Training of Trainers – MATERNAL, INFANT AND YOUNG CHILD NUTRITION

Blog 1 Nutrition project pic_result

Training of Trainers – MATERNAL, INFANT AND YOUNG CHILD NUTRITION

India is home to the largest number of hungry people in the world. The Global Hunger Index (GHI) 2018 ranks India at 103 out of 119 countries. Under recently released NHFS 5, 

A few important findings in the recently released NFHS 5 results illustrate this strongly:

  1. Increased % Stunting among children, in 13 out of 22 states and UTs surveyed.
  2. Increased % Wasting among children below 5, in 12 out of 22 states and UTs surveyed.
  3. Over 50% of women are anaemic.

As traditional Supply based programs have shown inadequate results, we need to look at it from Demand perspective – to create strong awareness and demand or Pull for nutritious food from mothers and communities.

Opportunity:

The 1,000 days between a woman’s pregnancy and her child’s 2nd birthday offer a unique window of opportunity to shape healthier and more prosperous futures. The right nutrition during this 1000-day window can have a profound impact on a child’s ability to grow, learn, and rise out of poverty. It can also shape a society’s long-term health, stability, and prosperity. 

  • During pregnancy, under-nutrition can have a devastating impact on the health if the mother and healthy growth and development of a child. 
  • Babies who are malnourished in the womb or in first two years of life have a higher risk of dying in infancy and are more likely to face lifelong cognitive and physical deficits and chronic health problems. 
  • Giving mother focused and continuous counselling during both pre and post child birth, through well trained and motivated field health workers:
    • Prebirth period: counselling for nutrition, prenatal vitamins,  appropriate intake of calories during pregnancy can halt the onset of malnutrition right from the womb. 
    • Post childbirth: counseling on breast feeding skills and nutrients-dense complementary feeding post 6 months, educating her on importance of vaccination, hygiene and sanitation.

By focusing on above, mothers and family members are empowered to seek healthy food and hygiene practices for themselves and the young babies. This will also create a strong pull or demand for healthy food items or ingredients as well as better hygiene practices.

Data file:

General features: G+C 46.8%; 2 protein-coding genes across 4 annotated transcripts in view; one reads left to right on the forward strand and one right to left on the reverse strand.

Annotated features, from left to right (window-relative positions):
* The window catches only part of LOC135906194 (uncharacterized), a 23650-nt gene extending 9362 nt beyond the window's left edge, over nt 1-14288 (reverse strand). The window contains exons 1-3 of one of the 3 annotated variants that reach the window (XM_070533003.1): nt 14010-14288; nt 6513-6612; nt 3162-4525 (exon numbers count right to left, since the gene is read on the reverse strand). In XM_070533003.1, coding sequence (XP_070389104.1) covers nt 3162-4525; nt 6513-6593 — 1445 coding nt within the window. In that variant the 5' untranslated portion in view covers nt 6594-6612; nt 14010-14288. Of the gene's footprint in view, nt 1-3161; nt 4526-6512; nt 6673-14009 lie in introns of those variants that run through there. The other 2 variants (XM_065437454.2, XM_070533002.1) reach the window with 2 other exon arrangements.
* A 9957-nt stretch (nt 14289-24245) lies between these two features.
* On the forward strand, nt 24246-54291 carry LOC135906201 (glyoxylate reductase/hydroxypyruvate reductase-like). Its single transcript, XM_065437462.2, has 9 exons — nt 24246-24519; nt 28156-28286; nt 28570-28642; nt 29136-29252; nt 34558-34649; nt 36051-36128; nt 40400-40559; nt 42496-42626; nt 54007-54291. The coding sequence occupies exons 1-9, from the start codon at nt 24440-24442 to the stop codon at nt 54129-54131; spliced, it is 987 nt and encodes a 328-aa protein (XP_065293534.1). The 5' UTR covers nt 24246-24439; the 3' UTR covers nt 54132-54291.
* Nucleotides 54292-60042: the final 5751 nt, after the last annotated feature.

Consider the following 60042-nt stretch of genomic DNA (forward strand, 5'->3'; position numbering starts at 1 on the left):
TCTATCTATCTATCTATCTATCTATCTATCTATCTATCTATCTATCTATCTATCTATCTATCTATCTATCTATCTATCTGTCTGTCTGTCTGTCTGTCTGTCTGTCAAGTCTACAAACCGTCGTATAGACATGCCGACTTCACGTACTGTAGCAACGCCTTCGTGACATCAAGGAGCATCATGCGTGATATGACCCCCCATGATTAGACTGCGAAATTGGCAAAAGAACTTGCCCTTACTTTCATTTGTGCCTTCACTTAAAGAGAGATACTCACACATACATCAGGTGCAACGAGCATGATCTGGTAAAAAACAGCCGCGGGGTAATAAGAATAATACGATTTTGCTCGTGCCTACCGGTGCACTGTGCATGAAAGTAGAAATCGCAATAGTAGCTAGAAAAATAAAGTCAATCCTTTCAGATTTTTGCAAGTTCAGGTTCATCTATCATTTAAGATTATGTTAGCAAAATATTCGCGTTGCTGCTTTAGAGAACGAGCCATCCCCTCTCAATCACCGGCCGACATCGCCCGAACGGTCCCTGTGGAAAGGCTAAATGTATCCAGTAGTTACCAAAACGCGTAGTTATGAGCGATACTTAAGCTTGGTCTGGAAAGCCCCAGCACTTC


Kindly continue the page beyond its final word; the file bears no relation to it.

Thus investing in better nutrition in the 1000-day window will help families, communities, and countries break the cycle of poverty. 

Long Term Goal of Training

To work towards the WHO Sustainable Development Goals targets 2025, and to improve

maternal, infant and young child nutrition by capacitating healthcare workers at the grassroots to

achieve:

  • 40% reduction in the number of children under 5 who are stunted
  • 50% reduction in anemia in women of reproductive age
  • 30% reduction in low birth weight
  • No increase in childhood obesity
  • Increase the rate of exclusive breast feeding in the first 6 months to at least 50%
  • Reduce and maintain childhood wasting to less than 5%

Overall Training Objective

The programme aims to:

  • To empower Filed Health workers as master trainers with the technical knowledge of Infant & Young Child Nutrition & counselling techniques, including mother’s nutrition, breast feeding, and supplementary feeding after 6 months of birth.
  •  To make them confident to impart the same training to their colleagues and to caregivers of young infant and children.
  • To help caregivers to help their children to survive and thrive, so that they reach their

physical and intellectual potential, by improving their knowledge of health, hygiene and nutrition and child development.

  • To reduce the incidence of malnutrition through regular data collection on child growth, prevention, raise alters for early detection and treatment; thereby reducing the incidence of stunting, wasting and associated ill health.

Training Methodology and Content: